The Connecticut State Legislature is once again hard at work, considering bills that will be put up for a vote later in the session. Those bills that have been discussed, voted on and approved, first by the legislators and then by the Governor, will become law. So, it is always worthwhile paying attention to what it is the Legislature, also known as the General Assembly, it up to.
There are several tree related bills that may be of interest to arborists. Since there are too many to simply list here, and since it is not yet clear which of these bills will advance beyond the very earliest stages, I will not go into each one of them.
Before getting going, it should be pointed out, there are many, many steps along the way to a bill becoming a law. The CGA site has a very good diagram illustrating the process. This is worth keeping handy if there are any bills you wish to follow.
To start, I will mention two bills specifically that both are up for a public hearing before the Environment Committee on this Wednesday, February 8th. The first bill is HB-6123 “TREE REMOVAL ALONG LIMITED ACCESS HIGHWAYS” and the second is HB-6356 “PUBLIC NOTICE OF TREE REMOVAL ON MUNICIPAL PROPERTY”.
Please note that there are links included to the text of each of these bills. The first sets rules on the DOT before than can remove trees alongside of a limited access highway; the second extends some of the responsibilities of the tree wardens to trees and shrubs on “municipal properties” and not just “any public way and ground”. (Just for the record, I am not sure if I know the distinction either).
If anyone is interested in knowing more about these bills or attending the public hearing, details are on the Environment Committee page. Details regarding committee membership and how to contact the committee as well as how to submit testimony without attending the hearing is also given. If you feel strongly about a bill, don’t forget to also contact your personal State Senator or Representative (the main CT General Assembly page will help you with that – www.cga.ct.gov.)
OK – what about all of the rest of the legislation. Just to make one comment – I have found the search feature on the main CGA page to be fairly useless for finding bills by subject. I would skip that.
Instead, as most (but not all) bills relating to trees, tree care and/or arborists come through the Environment Committee, I would suggest going to their page directly, then clicking on the Bill Record Book. Once there, you will get a whole list of bills on a variety of topics – from “taking mushrooms at State Parks” to “the state’s industrial hemp industry”. There is a variety.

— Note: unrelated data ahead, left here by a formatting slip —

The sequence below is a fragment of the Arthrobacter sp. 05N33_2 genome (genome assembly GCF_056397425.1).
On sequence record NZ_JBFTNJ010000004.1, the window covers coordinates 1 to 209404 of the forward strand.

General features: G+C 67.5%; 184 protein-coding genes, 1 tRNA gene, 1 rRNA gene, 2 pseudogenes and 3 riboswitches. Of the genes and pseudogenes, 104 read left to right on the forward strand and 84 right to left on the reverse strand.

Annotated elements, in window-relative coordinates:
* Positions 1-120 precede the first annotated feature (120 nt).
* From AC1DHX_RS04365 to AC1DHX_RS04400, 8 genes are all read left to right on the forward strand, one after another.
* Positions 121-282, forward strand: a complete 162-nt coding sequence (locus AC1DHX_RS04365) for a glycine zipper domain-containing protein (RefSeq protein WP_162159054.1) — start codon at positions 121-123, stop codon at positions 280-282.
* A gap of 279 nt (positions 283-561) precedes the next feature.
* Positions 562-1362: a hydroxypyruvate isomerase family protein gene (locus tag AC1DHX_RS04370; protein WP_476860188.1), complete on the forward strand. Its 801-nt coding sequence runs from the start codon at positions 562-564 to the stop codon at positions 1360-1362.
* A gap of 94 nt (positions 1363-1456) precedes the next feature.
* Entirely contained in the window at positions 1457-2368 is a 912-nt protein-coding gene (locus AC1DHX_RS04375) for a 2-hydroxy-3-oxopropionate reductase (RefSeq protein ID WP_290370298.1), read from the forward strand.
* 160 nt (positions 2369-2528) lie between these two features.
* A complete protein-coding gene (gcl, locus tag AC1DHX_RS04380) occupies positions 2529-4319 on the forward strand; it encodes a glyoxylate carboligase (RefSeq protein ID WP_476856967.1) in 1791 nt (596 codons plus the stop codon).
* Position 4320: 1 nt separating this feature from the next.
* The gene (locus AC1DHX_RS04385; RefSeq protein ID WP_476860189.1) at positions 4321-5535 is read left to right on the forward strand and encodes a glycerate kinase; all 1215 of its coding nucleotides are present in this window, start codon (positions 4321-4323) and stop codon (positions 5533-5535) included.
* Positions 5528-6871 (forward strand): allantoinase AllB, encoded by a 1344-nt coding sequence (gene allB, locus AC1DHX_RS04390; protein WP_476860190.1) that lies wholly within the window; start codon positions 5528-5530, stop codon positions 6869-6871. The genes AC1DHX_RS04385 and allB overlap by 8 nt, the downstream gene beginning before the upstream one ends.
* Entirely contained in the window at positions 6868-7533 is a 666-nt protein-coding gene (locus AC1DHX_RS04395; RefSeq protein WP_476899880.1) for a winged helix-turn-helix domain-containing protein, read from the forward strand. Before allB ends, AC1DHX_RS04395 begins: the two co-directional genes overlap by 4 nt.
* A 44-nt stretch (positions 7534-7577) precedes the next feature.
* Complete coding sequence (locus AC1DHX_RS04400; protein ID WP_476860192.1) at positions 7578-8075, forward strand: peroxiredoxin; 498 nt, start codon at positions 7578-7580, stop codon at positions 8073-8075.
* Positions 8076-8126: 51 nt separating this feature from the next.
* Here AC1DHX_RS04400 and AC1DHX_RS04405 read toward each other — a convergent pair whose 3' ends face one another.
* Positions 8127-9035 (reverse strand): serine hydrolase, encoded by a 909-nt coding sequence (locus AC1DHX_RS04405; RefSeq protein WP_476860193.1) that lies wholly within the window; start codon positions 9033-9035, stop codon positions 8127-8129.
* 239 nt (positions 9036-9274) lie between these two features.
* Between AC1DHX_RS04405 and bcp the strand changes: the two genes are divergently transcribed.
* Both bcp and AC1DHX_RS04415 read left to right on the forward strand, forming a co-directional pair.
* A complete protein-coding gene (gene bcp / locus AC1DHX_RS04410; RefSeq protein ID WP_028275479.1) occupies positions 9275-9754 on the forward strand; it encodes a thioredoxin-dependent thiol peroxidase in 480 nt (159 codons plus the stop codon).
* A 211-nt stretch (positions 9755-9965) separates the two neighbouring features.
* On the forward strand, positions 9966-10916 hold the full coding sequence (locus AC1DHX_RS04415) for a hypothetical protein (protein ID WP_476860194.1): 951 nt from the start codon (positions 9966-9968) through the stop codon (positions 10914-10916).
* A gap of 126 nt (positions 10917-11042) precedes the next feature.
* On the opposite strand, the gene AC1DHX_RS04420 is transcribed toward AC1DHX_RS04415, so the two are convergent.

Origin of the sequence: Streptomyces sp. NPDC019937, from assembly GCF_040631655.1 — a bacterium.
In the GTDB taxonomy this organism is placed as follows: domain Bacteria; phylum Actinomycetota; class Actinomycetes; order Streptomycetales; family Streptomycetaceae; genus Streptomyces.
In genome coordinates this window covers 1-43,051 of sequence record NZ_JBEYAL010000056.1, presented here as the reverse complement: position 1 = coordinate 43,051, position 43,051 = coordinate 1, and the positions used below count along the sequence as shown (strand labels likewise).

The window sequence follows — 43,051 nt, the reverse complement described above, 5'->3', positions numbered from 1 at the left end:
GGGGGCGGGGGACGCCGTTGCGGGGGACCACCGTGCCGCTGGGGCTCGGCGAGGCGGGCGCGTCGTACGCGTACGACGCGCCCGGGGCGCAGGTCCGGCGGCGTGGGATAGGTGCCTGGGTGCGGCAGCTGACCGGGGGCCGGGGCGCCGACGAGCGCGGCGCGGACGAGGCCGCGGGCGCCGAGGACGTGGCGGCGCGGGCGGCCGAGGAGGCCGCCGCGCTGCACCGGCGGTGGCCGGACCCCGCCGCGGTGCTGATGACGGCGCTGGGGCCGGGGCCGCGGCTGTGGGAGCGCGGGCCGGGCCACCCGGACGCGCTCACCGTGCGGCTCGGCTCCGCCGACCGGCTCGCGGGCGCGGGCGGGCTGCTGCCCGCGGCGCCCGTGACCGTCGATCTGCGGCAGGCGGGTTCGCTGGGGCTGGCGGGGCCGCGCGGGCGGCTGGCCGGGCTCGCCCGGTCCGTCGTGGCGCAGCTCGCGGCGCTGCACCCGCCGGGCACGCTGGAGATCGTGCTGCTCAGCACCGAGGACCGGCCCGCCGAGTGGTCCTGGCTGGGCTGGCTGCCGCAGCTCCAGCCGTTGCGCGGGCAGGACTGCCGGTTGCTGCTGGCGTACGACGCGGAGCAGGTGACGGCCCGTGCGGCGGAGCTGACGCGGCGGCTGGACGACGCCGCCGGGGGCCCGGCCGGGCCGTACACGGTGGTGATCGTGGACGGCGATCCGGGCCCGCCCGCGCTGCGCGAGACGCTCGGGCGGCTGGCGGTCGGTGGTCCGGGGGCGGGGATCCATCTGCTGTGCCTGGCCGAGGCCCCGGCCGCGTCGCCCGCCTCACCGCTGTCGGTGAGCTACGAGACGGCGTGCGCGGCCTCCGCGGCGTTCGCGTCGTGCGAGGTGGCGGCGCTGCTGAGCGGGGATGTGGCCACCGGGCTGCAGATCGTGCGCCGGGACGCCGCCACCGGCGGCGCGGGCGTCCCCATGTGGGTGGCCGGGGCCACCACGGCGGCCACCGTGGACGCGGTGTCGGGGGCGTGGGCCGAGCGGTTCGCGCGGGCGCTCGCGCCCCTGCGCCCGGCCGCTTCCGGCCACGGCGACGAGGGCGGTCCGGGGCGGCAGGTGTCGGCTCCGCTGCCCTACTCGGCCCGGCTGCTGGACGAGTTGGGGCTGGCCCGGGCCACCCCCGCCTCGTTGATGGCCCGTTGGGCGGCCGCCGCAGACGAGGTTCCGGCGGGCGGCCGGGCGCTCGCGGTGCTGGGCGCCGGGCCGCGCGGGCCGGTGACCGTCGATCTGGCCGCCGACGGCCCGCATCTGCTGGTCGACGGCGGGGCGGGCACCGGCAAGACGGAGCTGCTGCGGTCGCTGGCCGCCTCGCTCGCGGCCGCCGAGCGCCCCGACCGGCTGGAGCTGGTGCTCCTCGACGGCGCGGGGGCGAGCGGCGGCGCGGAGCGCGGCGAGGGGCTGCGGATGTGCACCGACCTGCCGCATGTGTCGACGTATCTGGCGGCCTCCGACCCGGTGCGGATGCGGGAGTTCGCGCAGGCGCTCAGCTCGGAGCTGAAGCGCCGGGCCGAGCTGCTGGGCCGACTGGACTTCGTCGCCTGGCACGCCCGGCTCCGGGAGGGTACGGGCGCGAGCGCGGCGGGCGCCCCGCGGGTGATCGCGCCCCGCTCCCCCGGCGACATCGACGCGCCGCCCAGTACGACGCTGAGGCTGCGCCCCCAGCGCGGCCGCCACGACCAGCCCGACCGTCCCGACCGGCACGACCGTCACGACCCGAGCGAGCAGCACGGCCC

You can search for specific words by using ‘control-f’. Or, you can take a few minutes to scroll through the list.
If you scroll, you might notice a couple things. There are some bills that start with the letters “SB” – that stands for Senate Bill, and just means that a Senator has introduced it. Similarly, HB means House Bill.
Some of the bills start with either PSB or PHB. The P stands for proposed. If you look at most of the proposed bills, you will find there is nothing more to them than a general statement of purpose. These are what are known as placeholder bills. They may or may not be filled in with more detail later. Right now, they are just holding open the opportunity for a full bill to introduced.
Bills that have made it to being called either an HB or an SB will have meaningful language associated with them. Some of the bills may have an R in front of them (as in RHB or RSB) – this stands for ‘raised’ bill. This means that the committee has chosen to re-write the bill – the important thing is that these bills also have meaningful language attached to them.
The next step in the process is a public hearing. If it fails to get a public hearing, the bill dies. A bill may get a public hearing and still die – perhaps due to the public hearing. Or, a bill might get significantly rewritten following a public hearing.
The public hearing is the only time that the public as a whole gets a chance to provide feedback as a whole. Feedback as a private citizen is always possible and is sometimes needed to help push a bill on into law.
Certain tree-related bills that might be of interest to arborists and others may not be on the Environment Committee web page. For instance, two Proposed House Bills (PHB-5655 and PHB-6443) are on the Judiciary Committee page. These both relate to the property owners responsibility should a tree or limb fall across the property boundary. Others, such as those related to the utilities, would be expected to be first seen on the Energy and Technology Committee page. (I am not currently aware of any tree-related bills that are being handled by this committee.)
Yes, this is all complicated. Members of the CTPA board will attempt to keep up with these activities as they evolve and will weigh in if it is appropriate to do so. CTPA is helped in this effort through our involvement with the Connecticut Environmental Council. CT EC actively represents the interests of its members at the Connecticut General Assembly.